Wednesday, January 19, 2011

OECD Study: An Actual Pure Cyberwar is Improbable

Via -

Conducted on behalf of the Organisation for Economic Co-operation and Development (OECD), a study has found that a cyberwar conducted solely via the internet between states is very improbable. The authors believe that most crucial systems are simply too well protected. While attacks on systems such as the one involving Stuxnet can be successful, they have to be carefully targeted and limited – and the effects have to be calculated exactly.

The study finds that the term "cyberwar" is now "overhyped" as it is used for all kinds of things, including activities that used to fall under the category of espionage or sabotage. Indeed, Denial of Service (DoS) attacks related to WikiLeaks have also been called cyberwar even though they only constituted blockades.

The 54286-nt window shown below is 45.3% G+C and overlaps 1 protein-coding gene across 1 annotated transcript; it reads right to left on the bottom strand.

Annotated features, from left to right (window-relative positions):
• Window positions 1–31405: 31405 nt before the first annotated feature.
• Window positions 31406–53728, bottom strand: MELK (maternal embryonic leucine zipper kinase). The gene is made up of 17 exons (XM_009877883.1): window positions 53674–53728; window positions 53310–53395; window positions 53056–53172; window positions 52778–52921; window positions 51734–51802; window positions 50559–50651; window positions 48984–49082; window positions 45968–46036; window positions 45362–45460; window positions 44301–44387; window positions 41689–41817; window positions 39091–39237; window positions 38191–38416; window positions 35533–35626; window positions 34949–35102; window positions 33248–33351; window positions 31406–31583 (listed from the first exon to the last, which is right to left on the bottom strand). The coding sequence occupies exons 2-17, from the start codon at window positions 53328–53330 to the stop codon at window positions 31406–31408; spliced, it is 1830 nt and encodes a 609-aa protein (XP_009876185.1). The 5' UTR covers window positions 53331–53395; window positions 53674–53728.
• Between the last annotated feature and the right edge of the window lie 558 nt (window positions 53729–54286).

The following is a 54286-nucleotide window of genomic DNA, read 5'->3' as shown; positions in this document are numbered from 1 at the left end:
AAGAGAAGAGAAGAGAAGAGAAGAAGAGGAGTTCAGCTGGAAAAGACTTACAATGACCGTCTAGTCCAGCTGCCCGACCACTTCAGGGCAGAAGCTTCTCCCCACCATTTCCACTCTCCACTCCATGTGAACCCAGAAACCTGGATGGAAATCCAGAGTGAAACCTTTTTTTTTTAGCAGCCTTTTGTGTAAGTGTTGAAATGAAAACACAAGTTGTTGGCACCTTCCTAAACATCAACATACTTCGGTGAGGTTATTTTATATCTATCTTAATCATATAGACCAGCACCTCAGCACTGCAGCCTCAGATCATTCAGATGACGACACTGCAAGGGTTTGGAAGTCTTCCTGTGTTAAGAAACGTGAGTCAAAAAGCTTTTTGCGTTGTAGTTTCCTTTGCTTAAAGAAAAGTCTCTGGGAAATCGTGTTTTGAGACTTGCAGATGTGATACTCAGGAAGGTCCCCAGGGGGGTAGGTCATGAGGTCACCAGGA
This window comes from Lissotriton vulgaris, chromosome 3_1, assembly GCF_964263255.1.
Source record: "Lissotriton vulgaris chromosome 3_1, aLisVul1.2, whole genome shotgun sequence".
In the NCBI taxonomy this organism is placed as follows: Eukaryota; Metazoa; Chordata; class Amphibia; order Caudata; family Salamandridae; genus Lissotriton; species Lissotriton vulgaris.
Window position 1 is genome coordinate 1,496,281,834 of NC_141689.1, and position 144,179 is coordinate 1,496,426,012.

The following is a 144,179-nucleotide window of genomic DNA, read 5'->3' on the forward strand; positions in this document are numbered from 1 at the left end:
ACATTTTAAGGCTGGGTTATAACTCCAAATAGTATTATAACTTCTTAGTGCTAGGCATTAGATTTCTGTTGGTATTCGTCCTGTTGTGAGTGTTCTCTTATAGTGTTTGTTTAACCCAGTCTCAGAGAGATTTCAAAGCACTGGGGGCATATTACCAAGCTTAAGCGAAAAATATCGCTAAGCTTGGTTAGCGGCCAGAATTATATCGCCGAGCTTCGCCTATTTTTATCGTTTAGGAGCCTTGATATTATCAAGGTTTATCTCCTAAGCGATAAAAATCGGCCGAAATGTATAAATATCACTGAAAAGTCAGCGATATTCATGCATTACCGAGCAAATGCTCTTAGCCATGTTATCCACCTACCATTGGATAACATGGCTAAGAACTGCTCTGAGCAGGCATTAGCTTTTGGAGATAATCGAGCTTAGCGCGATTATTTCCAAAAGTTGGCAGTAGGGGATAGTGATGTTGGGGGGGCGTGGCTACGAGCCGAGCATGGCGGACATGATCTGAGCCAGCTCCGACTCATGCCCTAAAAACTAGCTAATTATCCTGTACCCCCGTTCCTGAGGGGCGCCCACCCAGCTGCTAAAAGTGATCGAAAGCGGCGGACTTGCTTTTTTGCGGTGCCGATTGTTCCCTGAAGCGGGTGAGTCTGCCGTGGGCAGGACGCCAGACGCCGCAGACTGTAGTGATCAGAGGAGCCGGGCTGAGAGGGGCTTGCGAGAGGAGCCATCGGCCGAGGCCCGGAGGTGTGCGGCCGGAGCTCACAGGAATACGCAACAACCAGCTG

Conducted by the University of Oxford and the London School of Economics, the study explains that cyberwar is properly understood as targeted attacks on critical infrastructures in combination with conventional attacks. And the best protection from such attacks is careful system design and setup.

The authors do, however, believe that it would be hard to take a purely military approach in protecting systems. After all, the targets are generally found in the private sector: transport, energy and water supply, and financial markets. Furthermore, the threat of counterattacks will hardly scare off attackers because it is generally hard to know who the attackers are.

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